The color of your dishes might affect how much you eat, depending on the amount of contrast between the plate and the food. A 2012 Cornell University study found that participants ate about 32% more when the plate and the food had minimal color contrast. For example, participants ate more pasta with tomato sauce when it was on red plates than when the same food was served on white plates. This is thought to be because the lack of contrast between the plate and the food makes it more difficult to determine portion sizes.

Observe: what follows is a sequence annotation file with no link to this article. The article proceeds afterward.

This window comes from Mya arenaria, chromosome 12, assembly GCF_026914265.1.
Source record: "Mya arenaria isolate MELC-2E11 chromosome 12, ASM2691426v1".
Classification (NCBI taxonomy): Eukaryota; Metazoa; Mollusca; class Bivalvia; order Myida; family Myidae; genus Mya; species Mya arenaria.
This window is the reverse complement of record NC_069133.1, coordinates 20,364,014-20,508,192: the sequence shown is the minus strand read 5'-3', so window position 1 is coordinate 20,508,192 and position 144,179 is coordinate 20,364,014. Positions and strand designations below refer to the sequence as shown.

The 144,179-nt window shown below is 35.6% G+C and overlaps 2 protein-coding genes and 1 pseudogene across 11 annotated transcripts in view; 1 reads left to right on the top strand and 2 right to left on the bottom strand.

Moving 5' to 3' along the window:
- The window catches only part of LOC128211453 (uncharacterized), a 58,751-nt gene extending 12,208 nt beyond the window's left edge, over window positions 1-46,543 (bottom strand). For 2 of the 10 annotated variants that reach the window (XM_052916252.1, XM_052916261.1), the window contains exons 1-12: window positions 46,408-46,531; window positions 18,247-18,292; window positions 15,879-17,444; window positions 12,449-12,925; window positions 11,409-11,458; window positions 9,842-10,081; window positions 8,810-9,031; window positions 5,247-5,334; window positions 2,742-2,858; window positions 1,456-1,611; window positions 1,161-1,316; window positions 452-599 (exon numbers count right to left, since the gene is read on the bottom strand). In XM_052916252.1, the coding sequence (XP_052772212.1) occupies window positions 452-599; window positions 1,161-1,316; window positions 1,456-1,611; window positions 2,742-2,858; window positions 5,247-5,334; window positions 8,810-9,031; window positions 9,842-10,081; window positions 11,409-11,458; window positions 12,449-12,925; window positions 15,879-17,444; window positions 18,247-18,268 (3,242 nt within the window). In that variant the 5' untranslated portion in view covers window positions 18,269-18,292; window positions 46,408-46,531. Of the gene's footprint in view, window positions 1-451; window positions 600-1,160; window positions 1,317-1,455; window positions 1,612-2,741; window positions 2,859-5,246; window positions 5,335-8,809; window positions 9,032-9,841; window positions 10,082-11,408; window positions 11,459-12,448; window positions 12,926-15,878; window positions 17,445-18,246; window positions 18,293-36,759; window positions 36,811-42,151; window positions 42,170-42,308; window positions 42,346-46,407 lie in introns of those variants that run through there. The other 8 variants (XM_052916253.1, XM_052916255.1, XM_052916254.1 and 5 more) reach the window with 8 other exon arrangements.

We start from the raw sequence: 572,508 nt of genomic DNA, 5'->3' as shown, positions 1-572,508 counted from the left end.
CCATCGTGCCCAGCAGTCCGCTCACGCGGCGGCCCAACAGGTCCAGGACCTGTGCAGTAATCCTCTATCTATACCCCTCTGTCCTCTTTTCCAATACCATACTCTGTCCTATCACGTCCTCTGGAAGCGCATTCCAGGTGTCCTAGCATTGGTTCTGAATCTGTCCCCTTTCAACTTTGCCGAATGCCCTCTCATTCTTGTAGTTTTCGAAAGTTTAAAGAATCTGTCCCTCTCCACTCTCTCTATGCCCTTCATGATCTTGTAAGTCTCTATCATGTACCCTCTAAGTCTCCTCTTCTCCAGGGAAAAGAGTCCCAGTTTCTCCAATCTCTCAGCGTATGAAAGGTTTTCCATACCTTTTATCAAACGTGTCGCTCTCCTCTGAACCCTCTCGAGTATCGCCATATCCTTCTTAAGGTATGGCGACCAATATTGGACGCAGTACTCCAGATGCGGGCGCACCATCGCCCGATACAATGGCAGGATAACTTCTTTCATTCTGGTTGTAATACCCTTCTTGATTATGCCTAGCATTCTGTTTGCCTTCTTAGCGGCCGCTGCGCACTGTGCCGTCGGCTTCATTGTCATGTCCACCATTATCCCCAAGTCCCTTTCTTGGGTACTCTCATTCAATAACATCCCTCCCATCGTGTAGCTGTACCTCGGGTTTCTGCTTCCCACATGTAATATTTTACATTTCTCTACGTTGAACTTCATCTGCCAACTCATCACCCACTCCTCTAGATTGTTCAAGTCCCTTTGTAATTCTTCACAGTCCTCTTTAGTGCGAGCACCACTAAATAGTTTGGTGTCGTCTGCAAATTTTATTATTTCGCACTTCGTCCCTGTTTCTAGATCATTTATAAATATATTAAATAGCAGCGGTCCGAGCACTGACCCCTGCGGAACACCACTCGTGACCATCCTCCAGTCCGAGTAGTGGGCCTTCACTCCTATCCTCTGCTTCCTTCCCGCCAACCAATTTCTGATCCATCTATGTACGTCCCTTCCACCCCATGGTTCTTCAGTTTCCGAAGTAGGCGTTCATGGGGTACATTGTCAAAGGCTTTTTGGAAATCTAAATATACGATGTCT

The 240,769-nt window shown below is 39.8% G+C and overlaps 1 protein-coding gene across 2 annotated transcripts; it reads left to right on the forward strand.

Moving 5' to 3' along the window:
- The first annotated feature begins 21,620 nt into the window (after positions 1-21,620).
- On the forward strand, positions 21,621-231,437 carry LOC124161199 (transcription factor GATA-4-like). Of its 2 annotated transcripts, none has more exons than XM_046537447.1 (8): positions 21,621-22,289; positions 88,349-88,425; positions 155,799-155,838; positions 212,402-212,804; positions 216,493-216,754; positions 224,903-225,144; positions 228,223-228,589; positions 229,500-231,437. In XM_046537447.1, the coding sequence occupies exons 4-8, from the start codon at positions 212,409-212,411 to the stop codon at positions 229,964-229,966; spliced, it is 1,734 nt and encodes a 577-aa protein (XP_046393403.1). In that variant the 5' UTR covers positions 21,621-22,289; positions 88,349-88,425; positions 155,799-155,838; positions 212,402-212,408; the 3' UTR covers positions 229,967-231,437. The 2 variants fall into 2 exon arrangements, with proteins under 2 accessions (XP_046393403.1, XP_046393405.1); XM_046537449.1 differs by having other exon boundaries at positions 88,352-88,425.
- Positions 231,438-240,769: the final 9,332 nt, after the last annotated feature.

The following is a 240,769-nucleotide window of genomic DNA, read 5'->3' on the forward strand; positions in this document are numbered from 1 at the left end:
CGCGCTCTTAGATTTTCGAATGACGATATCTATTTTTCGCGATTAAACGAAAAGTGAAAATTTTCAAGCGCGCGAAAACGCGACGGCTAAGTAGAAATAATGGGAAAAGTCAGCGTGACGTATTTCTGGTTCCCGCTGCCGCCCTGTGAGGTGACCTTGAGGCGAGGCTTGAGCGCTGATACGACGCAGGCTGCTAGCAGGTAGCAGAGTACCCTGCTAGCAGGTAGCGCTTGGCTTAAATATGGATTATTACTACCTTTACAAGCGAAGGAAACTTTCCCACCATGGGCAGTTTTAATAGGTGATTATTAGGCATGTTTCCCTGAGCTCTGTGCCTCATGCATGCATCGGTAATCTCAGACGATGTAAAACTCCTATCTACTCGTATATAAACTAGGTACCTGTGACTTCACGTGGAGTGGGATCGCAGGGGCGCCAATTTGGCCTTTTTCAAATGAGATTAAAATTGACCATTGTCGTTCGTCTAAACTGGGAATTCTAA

More about eating behavior:
- Having a lower contrast between the colors of the serving dishes and the serving background, such as a tablecloth or placemat, might make a person eat 10% less than if there was a higher contrast between the colors.
- As people age, they need more of a condiment or seasoning to perceive the same taste as when they were younger — as much as nine more, in some cases.
- A person might be less accurate when judging how large his or her food portion is if it’s served on a large dish, because of an optical illusion known as the Delboeuf illusion. This illusion can make the brain less able to judge the size of a shape when it’s surrounded by a larger shape.
More Info: foodpsychology.cornell.edu
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